AFTER receiving lovely pressies, shouldn’t we follow actor Johnny’s example and pen a nice response, asks Jane Bradley
There is a legendary tale in my family of some old friends of my parents who dealt with the burden of offering their gratitude to those who had sent them wedding presents in a highly efficient manner.
“Dear Mrs Bloggs,” they wrote (presumably bothering to insert the correct name) “Thank you for your useful and attractive gift. Yours...”
It covered it, I suppose. It was accurate. No-one sends a gift they believe to be unuseful or unattractive, after all.
Yet their sheer brusqueness has gone down in history – it is still being talked about close to 40 years later.
I mention this as we are currently in prime thank-you letter season. I am, at this very moment, bracing myself to have to sit my daughter down and teach her for the first time about thanking people for her generous Christmas presents. The worst bit is, of course, that she can’t write. No, I will be the one who laboriously pens the letters. All of them. My daughter may, if she is in the right mood, attempt to scrawl something that resembles her name at the bottom – or perhaps draw a picture. Or she may not, preferring to wander off halfway through and re-enact the Do You Want to Build a Snowman scene from Frozen for the umpteenth time.
She is only three, to be fair.
But despite bitter memories of being forced to do the same myself every year, I still believe in writing thank-you letters. Short and sweet or long and rambling, it is the fact that someone, especially a child, has taken the time and effort to acknowledge that someone has sent them a present that is most important.
People value thank-you letters. When a celebrity bothers to send a thank-you letter, people are amazed and touched. Hence why, Google “famous thank you letters” and missives by the likes of JK Rowling, Johnny Depp and Ronald Reagan all pop up to the top of the search rankings – published originally, it is presumed, by the excited recipients, keen to broadcast their joy.
A personal, preferably handwritten letter is invaluable. When actor Depp received a handmade quilt made by a group of fans, his enthusiasm was so evident it was impossible to fake.
“The quilt is beyond beautiful... Beyond!!!” he wrote. “How kind, thoughtful and wonderful of you all to produce something so personal and so perfect for my birthday!!!”
Depp, of course, is an effusive human being. Not everyone could get quite so excited about a quilt sent as a birthday gift by people he had never met, however lovely the gesture. Yet his reply will be etched into the minds of the quiltmakers forever more.
Yes, Depp’s decision to take just a few minutes to express his thanks has likely changed those people’s lives.
Another letter, sent from JK Rowling to a girl who touchingly wrote to her, telling her how her own tragic life had mirrored that of Harry Potter and how the character had kept her going in difficult times, will have meant a lot. Rowling’s response was emotive without being over the top and highly personal – “(Jo to you!” she wrote underneath her JK Rowling sign off).
But, like our family friends, of course, some celebrities believe keeping it short and to the point is best.
Having received a bottle of Champagne from the German Consulate to the US, Hollywood starlet Marilyn Monroe famously sent – or more likely, arranged to have sent – a personal thank-you letter. “Dear Mr von Fuehlsdorff,” she wrote. “Thank you for your Champagne. It arrived, I drank it and I was gayer. Thanks again. My best, Marilyn Monroe.”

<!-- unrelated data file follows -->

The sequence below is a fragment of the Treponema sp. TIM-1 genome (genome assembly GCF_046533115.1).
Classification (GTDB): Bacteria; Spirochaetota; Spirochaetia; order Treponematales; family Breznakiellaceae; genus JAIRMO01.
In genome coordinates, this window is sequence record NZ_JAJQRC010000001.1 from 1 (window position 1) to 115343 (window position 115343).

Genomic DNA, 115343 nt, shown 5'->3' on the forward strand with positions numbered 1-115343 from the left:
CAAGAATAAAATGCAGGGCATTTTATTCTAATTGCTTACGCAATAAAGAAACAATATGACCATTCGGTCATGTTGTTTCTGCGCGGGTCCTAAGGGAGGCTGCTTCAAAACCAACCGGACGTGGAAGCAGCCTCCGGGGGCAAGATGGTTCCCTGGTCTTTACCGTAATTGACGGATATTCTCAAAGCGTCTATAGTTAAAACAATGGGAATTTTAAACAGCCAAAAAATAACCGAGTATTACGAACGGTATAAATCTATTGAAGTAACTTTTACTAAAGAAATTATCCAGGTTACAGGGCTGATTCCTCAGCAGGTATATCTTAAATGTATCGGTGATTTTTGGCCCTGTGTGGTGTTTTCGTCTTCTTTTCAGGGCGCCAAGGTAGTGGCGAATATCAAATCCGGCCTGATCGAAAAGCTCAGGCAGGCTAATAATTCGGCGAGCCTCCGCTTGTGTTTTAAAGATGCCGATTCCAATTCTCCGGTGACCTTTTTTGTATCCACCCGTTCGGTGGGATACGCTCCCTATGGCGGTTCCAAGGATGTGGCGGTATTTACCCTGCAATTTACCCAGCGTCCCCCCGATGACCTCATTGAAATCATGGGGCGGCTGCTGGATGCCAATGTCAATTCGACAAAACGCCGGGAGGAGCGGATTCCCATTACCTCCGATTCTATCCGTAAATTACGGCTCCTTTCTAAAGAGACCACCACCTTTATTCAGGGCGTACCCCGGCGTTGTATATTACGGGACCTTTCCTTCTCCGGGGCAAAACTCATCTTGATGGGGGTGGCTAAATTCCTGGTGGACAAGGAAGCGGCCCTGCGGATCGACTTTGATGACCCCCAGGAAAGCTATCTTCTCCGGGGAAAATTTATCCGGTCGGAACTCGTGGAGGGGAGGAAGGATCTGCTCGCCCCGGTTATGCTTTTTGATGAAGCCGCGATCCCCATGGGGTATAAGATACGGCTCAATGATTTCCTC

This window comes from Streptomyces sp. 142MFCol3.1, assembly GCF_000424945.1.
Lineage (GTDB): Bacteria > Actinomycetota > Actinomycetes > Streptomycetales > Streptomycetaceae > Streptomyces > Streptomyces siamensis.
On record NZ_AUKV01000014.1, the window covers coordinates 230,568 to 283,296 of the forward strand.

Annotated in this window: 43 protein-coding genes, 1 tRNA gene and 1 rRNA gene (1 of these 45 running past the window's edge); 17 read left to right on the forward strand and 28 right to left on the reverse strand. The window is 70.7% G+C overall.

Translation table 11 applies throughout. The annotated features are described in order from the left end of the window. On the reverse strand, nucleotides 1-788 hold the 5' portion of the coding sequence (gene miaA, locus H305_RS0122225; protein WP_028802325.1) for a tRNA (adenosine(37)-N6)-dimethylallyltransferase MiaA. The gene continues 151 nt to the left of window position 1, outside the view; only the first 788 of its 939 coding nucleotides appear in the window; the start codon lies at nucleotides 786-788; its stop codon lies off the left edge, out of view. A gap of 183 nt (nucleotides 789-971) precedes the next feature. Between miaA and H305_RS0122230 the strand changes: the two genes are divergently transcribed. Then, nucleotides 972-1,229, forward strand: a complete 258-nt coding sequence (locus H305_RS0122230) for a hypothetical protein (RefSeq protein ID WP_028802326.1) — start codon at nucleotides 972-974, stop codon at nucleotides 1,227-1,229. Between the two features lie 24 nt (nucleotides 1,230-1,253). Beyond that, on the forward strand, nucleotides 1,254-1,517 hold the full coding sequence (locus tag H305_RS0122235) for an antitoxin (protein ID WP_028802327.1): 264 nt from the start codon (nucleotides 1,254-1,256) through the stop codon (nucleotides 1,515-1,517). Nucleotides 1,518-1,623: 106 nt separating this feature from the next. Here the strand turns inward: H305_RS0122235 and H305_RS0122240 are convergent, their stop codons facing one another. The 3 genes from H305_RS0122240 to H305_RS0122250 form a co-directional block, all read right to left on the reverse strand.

In this letter – while gently poking fun at the futility of one high-ranking person sending a completely random gift to another, very well-known person, who probably has more bottles of Champagne in her fridge than Mr Fuehlsdorff had Currywurst – Monroe does, nevertheless, thank her benefactor. And for someone who must have been sent multiple faceless gifts umpteen times a day, the fact she has replied at all is impressive.
Most celebrities presumably ignore the collection of severed human ears, tiny coffins containing cat hearts, painted turtle shells and toothpicks (yes, all of these things were indeed sent to unsuspecting famous people by adoring fans). Monroe did not, despite her letter being perhaps less than grateful.
Even this, however, is surely preferable to an e-mail, which is the method more than half of us are apparently planning to utilise to say thanks following the festive period.
What a cop out. An e-mail is a cut and paste job which makes “Thank you for your useful and attractive gift” look almost eloquent.
While few will – surely – go as far as using the bcc (blind copy for those of you not up to date with e-mail lingo) option to save on sending thank-you e-mails, the act of quickly regurgitating words meant for someone else – or worse, for no-one in particular at all – is lazy and impersonal.
What is worse is sites which offer templates for Christmas thank-you letters.
The sentiment behind some of them is admirable – they claim to be “helping” children to write letters. But in reality, what they produce are yes, legible, but entirely emotionless expressions of gratitude.
“Dear BLANK,” says one. “Thank you for the gift that you gave me. It was very kind of you to think of me. Love from BLANK.” Fill in the gaps.
While this might be my daughter’s first year of writing Christmas cards, she has been dictating other pieces of writing, such as postcards, for some time.
And although some of the sentiments portrayed may be slightly self-centred – “Dear A-,” she wrote to her best friend from her summer holiday. “Do you miss me? I’m coming home tomorrow, so don’t worry, you can play with me then. I ate ice cream today and it was delicious” - they are at least from the heart and sincere.
And that is what a good thank-you letter should be.